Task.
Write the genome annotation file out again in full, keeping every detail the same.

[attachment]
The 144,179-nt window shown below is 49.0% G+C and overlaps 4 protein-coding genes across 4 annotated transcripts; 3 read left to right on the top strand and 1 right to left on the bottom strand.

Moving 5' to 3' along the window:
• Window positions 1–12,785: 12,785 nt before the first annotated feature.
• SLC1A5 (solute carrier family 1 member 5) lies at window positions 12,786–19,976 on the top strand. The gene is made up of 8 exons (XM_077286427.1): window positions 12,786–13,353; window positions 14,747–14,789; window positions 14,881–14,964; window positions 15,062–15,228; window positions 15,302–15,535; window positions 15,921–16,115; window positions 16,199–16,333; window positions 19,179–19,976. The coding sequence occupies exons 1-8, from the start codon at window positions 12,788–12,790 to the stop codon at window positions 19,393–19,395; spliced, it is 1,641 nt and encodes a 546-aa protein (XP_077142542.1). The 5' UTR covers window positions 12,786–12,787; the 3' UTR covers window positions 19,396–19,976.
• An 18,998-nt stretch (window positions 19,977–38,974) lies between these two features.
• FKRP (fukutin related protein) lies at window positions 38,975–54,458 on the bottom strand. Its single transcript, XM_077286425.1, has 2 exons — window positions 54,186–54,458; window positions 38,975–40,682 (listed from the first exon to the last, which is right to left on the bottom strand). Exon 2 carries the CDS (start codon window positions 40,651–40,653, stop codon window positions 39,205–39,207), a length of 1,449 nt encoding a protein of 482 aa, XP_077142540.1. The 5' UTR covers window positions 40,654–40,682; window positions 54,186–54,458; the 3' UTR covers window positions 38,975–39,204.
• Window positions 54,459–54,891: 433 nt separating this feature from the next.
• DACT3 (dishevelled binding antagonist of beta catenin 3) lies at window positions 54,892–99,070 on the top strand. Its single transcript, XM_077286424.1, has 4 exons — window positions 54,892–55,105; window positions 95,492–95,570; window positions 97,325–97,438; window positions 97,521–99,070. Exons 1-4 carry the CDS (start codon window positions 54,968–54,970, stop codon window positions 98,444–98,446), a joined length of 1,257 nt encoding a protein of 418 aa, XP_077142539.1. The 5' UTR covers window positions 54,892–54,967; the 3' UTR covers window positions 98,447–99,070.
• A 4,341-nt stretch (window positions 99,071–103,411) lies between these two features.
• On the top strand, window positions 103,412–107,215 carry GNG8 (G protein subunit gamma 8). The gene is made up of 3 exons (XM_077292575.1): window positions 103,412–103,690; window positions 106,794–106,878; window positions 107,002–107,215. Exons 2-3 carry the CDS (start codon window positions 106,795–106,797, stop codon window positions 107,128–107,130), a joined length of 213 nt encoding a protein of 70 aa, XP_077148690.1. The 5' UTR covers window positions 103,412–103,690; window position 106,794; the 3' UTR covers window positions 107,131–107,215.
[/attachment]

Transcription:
The 144,179-nt window shown below is 49.0% G+C and overlaps 4 protein-coding genes across 4 annotated transcripts; 3 read left to right on the top strand and 1 right to left on the bottom strand.

Moving 5' to 3' along the window:
• Window positions 1–12,785: 12,785 nt before the first annotated feature.
• SLC1A5 (solute carrier family 1 member 5) lies at window positions 12,786–19,976 on the top strand. The gene is made up of 8 exons (XM_077286427.1): window positions 12,786–13,353; window positions 14,747–14,789; window positions 14,881–14,964; window positions 15,062–15,228; window positions 15,302–15,535; window positions 15,921–16,115; window positions 16,199–16,333; window positions 19,179–19,976. The coding sequence occupies exons 1-8, from the start codon at window positions 12,788–12,790 to the stop codon at window positions 19,393–19,395; spliced, it is 1,641 nt and encodes a 546-aa protein (XP_077142542.1). The 5' UTR covers window positions 12,786–12,787; the 3' UTR covers window positions 19,396–19,976.
• An 18,998-nt stretch (window positions 19,977–38,974) lies between these two features.
• FKRP (fukutin related protein) lies at window positions 38,975–54,458 on the bottom strand. Its single transcript, XM_077286425.1, has 2 exons — window positions 54,186–54,458; window positions 38,975–40,682 (listed from the first exon to the last, which is right to left on the bottom strand). Exon 2 carries the CDS (start codon window positions 40,651–40,653, stop codon window positions 39,205–39,207), a length of 1,449 nt encoding a protein of 482 aa, XP_077142540.1. The 5' UTR covers window positions 40,654–40,682; window positions 54,186–54,458; the 3' UTR covers window positions 38,975–39,204.
• Window positions 54,459–54,891: 433 nt separating this feature from the next.
• DACT3 (dishevelled binding antagonist of beta catenin 3) lies at window positions 54,892–99,070 on the top strand. Its single transcript, XM_077286424.1, has 4 exons — window positions 54,892–55,105; window positions 95,492–95,570; window positions 97,325–97,438; window positions 97,521–99,070. Exons 1-4 carry the CDS (start codon window positions 54,968–54,970, stop codon window positions 98,444–98,446), a joined length of 1,257 nt encoding a protein of 418 aa, XP_077142539.1. The 5' UTR covers window positions 54,892–54,967; the 3' UTR covers window positions 98,447–99,070.
• A 4,341-nt stretch (window positions 99,071–103,411) lies between these two features.
• On the top strand, window positions 103,412–107,215 carry GNG8 (G protein subunit gamma 8). The gene is made up of 3 exons (XM_077292575.1): window positions 103,412–103,690; window positions 106,794–106,878; window positions 107,002–107,215. Exons 2-3 carry the CDS (start codon window positions 106,795–106,797, stop codon window positions 107,128–107,130), a joined length of 213 nt encoding a protein of 70 aa, XP_077148690.1. The 5' UTR covers window positions 103,412–103,690; window position 106,794; the 3' UTR covers window positions 107,131–107,215.